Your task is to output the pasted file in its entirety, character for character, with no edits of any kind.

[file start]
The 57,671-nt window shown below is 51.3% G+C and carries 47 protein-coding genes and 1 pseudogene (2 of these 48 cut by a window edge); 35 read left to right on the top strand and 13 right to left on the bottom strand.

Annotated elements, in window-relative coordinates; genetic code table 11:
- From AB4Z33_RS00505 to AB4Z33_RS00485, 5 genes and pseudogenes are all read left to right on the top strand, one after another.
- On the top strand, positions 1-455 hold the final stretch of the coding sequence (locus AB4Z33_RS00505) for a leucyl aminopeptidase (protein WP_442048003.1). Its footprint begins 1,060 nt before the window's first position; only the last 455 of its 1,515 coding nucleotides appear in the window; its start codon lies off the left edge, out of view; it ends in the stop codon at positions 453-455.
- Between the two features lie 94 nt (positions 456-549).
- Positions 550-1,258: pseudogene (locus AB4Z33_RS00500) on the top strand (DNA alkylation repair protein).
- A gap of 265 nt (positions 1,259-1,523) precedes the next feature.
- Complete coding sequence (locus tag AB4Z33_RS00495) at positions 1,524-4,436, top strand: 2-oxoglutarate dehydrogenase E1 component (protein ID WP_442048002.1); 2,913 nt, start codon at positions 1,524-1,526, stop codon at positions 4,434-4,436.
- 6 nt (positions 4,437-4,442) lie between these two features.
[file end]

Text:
The 57,671-nt window shown below is 51.3% G+C and carries 47 protein-coding genes and 1 pseudogene (2 of these 48 cut by a window edge); 35 read left to right on the top strand and 13 right to left on the bottom strand.

Annotated elements, in window-relative coordinates; genetic code table 11:
- From AB4Z33_RS00505 to AB4Z33_RS00485, 5 genes and pseudogenes are all read left to right on the top strand, one after another.
- On the top strand, positions 1-455 hold the final stretch of the coding sequence (locus AB4Z33_RS00505) for a leucyl aminopeptidase (protein WP_442048003.1). Its footprint begins 1,060 nt before the window's first position; only the last 455 of its 1,515 coding nucleotides appear in the window; its start codon lies off the left edge, out of view; it ends in the stop codon at positions 453-455.
- Between the two features lie 94 nt (positions 456-549).
- Positions 550-1,258: pseudogene (locus AB4Z33_RS00500) on the top strand (DNA alkylation repair protein).
- A gap of 265 nt (positions 1,259-1,523) precedes the next feature.
- Complete coding sequence (locus tag AB4Z33_RS00495) at positions 1,524-4,436, top strand: 2-oxoglutarate dehydrogenase E1 component (protein ID WP_442048002.1); 2,913 nt, start codon at positions 1,524-1,526, stop codon at positions 4,434-4,436.
- 6 nt (positions 4,437-4,442) lie between these two features.